An active sex life can have a range of health benefits.
A healthy sex life boosts self-esteem, reduces stress and contributes to emotional and physical well-being, said licensed psychologist and L.A.-based sex therapist Linda De Villers, author of Love Skills and Simple Sexy Food.
"It makes people feel more alive and vibrant," she said.
Sex can relieve even some ailments. Earlier this week, research finding that sex could reduce migraine pain made headlines. That feel-good story made us wonder: What other health benefits might sex have?
It turns out quite a few. Here are some of the most surprising.
An active sex life and a healthy pregnancy can go hand in hand.
All of that positive sexual energy that produced a pregnancy comes full circle at childbirth, helping to stimulate labor and more, said Dr. Christiane Northrup, author of Women's Bodies, Women's Wisdom.
"The energy that gets the baby in gets the baby out," she said. "For 5,000 years, we've had a culture that separates sex from pregnancy, and that's our whole problem."
Indeed, the second trimester of pregnancy pushes more blood to the pelvic region, sometimes helping women become orgasmic for the first time, Northrup said.
The documentary Orgasmic Birth made headlines for revealing that some women have orgasms during labor. Many doctors, midwives and doulas also recommend sex and/or nipple stimulation as a method for triggering labor.
And when women give birth in a sensual atmosphere, Northrup said, they're less likely to experience postpartum depression. "Talk about imprinting something positive on your body for the rest of its life," she said.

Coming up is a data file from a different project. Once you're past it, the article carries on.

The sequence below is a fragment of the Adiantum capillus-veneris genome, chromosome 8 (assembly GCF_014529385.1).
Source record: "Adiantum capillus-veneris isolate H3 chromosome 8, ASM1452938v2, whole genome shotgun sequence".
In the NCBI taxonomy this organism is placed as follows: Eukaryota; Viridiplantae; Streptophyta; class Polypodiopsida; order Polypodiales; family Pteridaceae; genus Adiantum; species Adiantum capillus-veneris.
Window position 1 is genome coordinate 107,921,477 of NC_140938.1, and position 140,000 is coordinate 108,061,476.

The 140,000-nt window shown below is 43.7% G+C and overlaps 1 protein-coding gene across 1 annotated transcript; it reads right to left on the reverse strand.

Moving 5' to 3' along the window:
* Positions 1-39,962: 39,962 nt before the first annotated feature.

Sex during menstruation can not only potentially relieve migraines but also cramping.
Orgasms make the uterus contract, which can relieve pain of menstrual cramping.
"There are both men and women who are skittish about sex during menstruation," De Villers said. But that can be solved with menstrual cups designed to catch flow, a diaphragm, a condom or everyday items like towels, she said.
Even kissing has its potential health benefits.
Kiss with caution. A healthy flow of saliva is great for your mouth, teeth and gums, and kissing gets it flowing.
But, beware a partner with cavities: Their cavity-causing bacteria could wind up in your mouth.
Though it can occasionally be a source of heartache, sex has also been proven to reduce instances of heart disease.
Men who had sex twice a week were up to 45 percent less likely to have heart attacks than men who had sex once a month or less, scientists at the New England Research Institute found.
Whether the benefits are a result of physical or emotional effects -- or a combination of the two -- is unknown.
A healthy sex life can help get you through cold and flu season.
Weekly or twice-weekly sex gives your immune system a boost; specifically, it raises the antibody immunoglobulin A by as much as a third, researchers at Wilkes University in Pennsylvania found.
Sex also increases phagocytes, which, in turn, kill cold germs, research from Switzerland has shown.
Stronger pelvic muscles can decrease the likelihood of incontinence.
Sex helps tone pelvic floor muscles. A strong pelvic floor means less likelihood of incontinence, frequent urination and pelvic organ prolapse. Like kegel exercises, but more fun.
A doctor and patient discuss prostate health.
Men who ejaculate at least five times a week had a lessened risk of prostate cancer, research at the National Cancer Institute has shown.
Of course, if a man is reaching that number by having frequent partnered sex, he should make sure he's not putting himself at risk for a sexually transmitted infection. "Make sure they are all safe," De Villers said.